Behind the scenes – the real issue
Companies typically decide to outsource to achieve certain benefits such as cost arbitrage, talent pool, and risk management, among others. Destination strategy is one of the many governing factors that eventually contribute to the overall success of a deal. Companies must focus on these dynamics rather than the outcome to ensure success.
The ability to scale up is the result of sustained efforts -
For a company that is looking to offshore as a long term strategy, the ability to scale up is an important decision making input. People resources and infrastructure, the two primary components of any growth plan, are available only after years of sustained efforts. For instance, it is not just the number of engineers that graduate each year; it is the employability that is more likely to impact scalability issues. The availability of top-quality institutes in the country will reveal accurate statistics of the available talent. Keeping the future in mind, the sentiments of the education sector towards corporate participation can offer some insights into the kind of resources that a destination is likely to have. For instance in legal process outsourcing (LPO), efforts by Indira Gandhi National Open University (IGNOU) in New Delhi to launch a course in LPO has been received with enthusiasm.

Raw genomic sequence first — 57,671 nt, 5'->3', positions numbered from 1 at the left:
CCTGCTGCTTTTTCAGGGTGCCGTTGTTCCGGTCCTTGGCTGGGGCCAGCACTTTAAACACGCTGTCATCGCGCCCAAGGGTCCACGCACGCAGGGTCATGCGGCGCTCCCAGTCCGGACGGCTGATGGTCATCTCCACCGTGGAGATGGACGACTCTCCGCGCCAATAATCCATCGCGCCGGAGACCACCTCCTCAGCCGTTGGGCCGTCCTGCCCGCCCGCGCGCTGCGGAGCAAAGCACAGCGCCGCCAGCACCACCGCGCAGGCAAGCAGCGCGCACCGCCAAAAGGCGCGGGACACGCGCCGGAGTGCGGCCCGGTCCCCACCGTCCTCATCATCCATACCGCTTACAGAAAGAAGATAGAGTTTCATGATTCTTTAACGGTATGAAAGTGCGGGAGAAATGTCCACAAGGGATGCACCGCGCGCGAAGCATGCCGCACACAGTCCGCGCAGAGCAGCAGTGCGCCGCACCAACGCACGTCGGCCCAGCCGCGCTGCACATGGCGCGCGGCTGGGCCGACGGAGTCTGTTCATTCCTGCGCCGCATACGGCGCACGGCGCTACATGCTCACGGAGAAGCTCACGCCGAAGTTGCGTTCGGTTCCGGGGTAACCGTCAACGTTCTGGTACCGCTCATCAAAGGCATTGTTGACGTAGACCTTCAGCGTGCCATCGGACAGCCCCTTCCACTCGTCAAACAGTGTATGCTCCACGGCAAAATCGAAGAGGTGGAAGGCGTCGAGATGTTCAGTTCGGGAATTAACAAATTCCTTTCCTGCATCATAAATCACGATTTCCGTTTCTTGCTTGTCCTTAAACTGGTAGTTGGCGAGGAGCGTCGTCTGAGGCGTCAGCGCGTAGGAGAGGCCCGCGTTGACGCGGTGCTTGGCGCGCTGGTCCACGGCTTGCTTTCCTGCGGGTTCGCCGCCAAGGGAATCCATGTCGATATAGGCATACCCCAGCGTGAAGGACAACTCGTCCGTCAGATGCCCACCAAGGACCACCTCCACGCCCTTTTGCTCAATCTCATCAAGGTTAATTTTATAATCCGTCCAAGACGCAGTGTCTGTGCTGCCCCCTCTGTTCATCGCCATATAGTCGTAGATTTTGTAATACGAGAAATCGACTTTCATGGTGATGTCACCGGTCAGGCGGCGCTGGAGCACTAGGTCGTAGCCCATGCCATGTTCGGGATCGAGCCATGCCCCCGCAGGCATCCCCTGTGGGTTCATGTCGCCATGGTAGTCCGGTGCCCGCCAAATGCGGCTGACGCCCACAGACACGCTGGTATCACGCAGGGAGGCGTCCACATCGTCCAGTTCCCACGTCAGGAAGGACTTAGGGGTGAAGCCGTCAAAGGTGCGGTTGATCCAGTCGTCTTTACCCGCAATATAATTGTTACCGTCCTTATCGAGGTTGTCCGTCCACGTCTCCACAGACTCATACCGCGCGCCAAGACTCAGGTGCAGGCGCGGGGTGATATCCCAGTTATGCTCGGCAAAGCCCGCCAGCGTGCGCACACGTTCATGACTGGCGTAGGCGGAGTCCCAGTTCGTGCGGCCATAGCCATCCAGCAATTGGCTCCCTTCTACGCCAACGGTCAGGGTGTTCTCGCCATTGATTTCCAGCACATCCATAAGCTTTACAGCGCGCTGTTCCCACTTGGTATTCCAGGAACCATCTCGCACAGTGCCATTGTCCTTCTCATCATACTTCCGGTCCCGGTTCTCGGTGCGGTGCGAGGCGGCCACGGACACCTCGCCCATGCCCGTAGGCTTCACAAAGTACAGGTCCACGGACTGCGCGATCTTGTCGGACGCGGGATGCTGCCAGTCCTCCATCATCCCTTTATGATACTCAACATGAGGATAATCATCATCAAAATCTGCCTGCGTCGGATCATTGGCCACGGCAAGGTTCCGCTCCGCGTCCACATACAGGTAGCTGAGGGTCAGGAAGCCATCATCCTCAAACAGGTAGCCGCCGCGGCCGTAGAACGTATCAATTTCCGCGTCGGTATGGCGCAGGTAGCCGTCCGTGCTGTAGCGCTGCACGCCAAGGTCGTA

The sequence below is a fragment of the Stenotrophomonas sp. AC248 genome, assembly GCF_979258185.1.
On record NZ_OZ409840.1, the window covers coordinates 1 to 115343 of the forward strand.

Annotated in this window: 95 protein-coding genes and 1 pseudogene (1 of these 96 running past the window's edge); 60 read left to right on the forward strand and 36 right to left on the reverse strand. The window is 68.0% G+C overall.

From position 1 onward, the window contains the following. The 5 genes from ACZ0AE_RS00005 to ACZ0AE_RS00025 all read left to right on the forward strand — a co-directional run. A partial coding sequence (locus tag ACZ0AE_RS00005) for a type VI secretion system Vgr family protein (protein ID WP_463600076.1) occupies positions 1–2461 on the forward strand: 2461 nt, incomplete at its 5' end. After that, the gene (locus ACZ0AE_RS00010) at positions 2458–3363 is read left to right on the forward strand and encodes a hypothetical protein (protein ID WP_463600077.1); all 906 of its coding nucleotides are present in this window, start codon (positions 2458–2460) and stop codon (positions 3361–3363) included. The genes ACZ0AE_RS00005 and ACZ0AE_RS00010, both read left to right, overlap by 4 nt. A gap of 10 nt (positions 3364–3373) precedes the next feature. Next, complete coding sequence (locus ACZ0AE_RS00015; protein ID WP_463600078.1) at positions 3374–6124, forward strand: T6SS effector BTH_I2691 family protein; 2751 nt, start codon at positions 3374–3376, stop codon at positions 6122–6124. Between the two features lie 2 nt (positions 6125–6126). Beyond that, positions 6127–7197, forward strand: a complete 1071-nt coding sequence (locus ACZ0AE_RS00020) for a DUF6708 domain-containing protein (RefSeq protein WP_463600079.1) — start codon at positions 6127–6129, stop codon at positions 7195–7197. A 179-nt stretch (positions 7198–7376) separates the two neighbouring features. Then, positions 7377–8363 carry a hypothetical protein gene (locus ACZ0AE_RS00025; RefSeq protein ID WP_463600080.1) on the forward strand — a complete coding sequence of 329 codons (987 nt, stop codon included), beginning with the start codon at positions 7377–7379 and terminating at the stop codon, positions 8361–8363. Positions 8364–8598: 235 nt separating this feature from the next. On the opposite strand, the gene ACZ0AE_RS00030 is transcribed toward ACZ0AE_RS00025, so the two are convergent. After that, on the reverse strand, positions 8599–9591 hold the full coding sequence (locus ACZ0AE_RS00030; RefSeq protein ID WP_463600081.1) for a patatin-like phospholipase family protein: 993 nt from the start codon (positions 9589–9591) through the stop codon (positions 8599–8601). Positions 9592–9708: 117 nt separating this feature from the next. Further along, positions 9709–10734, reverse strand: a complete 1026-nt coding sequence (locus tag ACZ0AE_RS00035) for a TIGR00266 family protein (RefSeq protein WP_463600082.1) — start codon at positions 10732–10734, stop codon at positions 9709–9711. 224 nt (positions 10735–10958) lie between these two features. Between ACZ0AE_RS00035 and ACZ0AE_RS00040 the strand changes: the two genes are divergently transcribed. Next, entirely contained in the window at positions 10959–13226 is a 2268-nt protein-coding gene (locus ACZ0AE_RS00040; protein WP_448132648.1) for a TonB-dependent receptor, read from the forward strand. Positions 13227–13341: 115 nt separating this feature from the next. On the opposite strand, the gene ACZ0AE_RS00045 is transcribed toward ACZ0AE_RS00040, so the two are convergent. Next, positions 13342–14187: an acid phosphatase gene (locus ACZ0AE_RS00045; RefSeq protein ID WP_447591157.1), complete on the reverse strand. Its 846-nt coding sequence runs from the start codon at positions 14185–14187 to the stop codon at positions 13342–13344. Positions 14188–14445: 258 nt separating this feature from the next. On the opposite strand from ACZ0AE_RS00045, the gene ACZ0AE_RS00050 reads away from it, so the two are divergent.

Rome is not the only city that was not built in a day. Developing infrastructure that can become an asset to business, takes years to build. Excellent telecommunications in Gurgaon may not necessarily mean good telecom facilities in every part of India. Not every city in China will be as well equipped as Dalian or Shanghai. Monopoly of a telecom company in Costa Rica during early years of outsourcing in the country did prove to be a source of some concern.
Over the years many countries have tried to emulate the National Association of Software and Services Companies (NASSCOM) and its successes. Slasscom in Sri Lanka and BPAP in the Philippines are some examples. Associations contribute a lot to the industry and its ability to scale up by providing a common platform to discuss and resolve all issues. Other aspects related to talent will also reveal the sustainability of the location. General comfort level with other languages, the training and development culture, the standard of education compared internationally, etc. can lead to some valuable insights regarding future possibilities. For infrastructure, some of the areas that companies can look at are - regulations related to telecom and real estate, recent and long term real estate lease trends, overall connectivity with respect to roads and airports, presence of global companies in these industries, etc. These parameters will provide insights to the current state and future trends of the outsourcing industry growth.